Self-managed super funds are driving yields lower in a bid to bolster returns with commercial property investments.
Yields for childcare centres and suburban offices and shops are falling – as low as 3 per cent in in the latter case – as self-managed super schemes chase better returns than bank deposits can provide.
Recent data from the Australian Taxation Office reveals that SMSFs now hold more property in their funds than cash. The latest ATO figures, analysed by Credit Suisse, show that by the end of December 2016, SMSFs held $162 billion in property – about half of which was commercial – while cash comprised only $157 billion. Indirect holdings in property are believed to be even higher.
The moves come amid warnings about the dangers of borrowing to buy property for a super. The volume of money borrowed by self-managed funds has increased to $24 billion from $2.5 billion since 2012, 91 per cent of which has been used to purchase residential and commercial property.
Auctioneer David O’Callaghan said there were signs SMSF investors were looking at the difference between deposit rates and yields and thinking a commercial property investment is a better deal.
“They think because they’re getting 2.5 per in the bank but 3.5 per cent from property that it’s like for like,” Mr O’Callaghan said.
“But the acquisition costs of property and the costs of ownership do not mean it’s only a 1 per cent differential,” he said. “Particularly at the low end of the market under $2.5 million.”
Industrial yields at the low end of the market are plummeting. In Melbourne’s south-eastern suburbs, an SMSF investor paid $2,055,000 for two new office-warehouses in Huntingdale on a yield of 5.74 per cent underpinned by three-year leases.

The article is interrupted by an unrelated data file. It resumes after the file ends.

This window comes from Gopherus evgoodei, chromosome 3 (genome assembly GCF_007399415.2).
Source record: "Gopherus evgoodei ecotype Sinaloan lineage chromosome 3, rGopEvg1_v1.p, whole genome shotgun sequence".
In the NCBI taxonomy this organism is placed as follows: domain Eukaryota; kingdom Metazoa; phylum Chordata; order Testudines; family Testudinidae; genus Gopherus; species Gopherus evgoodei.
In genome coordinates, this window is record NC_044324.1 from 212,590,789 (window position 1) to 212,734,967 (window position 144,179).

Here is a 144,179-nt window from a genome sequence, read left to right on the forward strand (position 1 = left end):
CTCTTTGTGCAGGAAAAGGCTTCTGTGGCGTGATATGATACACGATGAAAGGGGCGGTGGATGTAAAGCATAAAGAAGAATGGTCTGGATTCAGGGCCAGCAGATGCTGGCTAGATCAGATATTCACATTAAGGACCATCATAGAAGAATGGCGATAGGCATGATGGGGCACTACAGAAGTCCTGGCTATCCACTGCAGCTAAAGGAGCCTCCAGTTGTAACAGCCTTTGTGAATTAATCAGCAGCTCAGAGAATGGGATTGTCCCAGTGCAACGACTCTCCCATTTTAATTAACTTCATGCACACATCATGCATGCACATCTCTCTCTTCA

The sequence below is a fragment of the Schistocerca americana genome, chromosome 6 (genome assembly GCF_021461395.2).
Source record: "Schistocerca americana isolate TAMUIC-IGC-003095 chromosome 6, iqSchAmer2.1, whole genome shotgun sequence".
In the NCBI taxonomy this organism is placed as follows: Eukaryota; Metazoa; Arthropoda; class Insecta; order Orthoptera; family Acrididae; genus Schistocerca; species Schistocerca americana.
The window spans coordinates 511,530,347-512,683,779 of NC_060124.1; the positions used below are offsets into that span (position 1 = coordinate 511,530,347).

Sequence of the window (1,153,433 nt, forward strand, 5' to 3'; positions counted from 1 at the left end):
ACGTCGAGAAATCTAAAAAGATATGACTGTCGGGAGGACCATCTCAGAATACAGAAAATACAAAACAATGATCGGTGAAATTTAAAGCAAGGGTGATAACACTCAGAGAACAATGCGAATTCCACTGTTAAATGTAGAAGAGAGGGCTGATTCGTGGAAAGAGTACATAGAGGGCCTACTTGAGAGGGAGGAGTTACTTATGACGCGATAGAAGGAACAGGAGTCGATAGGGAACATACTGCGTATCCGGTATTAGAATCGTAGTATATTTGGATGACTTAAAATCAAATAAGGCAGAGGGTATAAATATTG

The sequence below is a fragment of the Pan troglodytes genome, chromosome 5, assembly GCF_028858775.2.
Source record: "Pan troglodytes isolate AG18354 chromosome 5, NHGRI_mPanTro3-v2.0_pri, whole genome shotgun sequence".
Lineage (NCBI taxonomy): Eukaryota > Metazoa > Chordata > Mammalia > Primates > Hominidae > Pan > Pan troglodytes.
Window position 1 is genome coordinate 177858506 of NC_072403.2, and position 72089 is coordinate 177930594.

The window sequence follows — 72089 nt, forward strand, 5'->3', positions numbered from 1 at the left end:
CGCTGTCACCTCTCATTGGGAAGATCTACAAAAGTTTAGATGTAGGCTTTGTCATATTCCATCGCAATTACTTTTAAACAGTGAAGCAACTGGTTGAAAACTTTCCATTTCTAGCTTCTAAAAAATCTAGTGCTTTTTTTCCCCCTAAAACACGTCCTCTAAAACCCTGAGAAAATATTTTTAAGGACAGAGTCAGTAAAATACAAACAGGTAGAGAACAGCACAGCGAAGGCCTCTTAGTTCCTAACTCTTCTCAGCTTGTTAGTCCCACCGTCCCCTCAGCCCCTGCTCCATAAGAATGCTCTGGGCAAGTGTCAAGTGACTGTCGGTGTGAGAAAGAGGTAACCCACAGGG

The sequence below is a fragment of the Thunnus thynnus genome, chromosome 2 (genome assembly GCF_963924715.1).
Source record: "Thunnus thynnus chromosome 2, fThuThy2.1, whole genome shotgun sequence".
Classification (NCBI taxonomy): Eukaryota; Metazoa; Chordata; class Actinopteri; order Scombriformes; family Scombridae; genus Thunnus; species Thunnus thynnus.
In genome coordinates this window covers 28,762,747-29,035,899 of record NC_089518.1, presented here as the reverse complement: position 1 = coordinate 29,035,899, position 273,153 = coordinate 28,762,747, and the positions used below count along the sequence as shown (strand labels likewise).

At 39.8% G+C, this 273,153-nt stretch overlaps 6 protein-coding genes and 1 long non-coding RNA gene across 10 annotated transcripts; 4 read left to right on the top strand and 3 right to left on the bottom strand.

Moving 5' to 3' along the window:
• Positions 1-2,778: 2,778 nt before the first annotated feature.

And childcare centre yields have dropped nearly 200 basis points in the past 18 months. A 90-place childcare centre at 1 Regent Street, in Geelong, was sold for $3.1 million on a yield of 6.6 per cent after only 22 days on the market. The centre has a 10-year lease and returns $204,000 a year in rent.
AMP Capital’s head of SMSF and self-directed wealth Tim Keegan said the latest Black Sky Report showed that self-managed schemes are anticipating 10.9 per cent growth this year and expect commercial property property investment to underpin it.
“SMSFs are seeking greater value from their investments. Commercial property is a great way to access this value with less downside risk, as income yields in commercial real estate are generally supported by longer lease terms of up to 10 years and higher,” Mr Keegan said.
Super funds already accounted for 60 per cent of total flows into the AMP Capital Wholesale Australian Property Fund – up from 28 per cent two years ago, he said.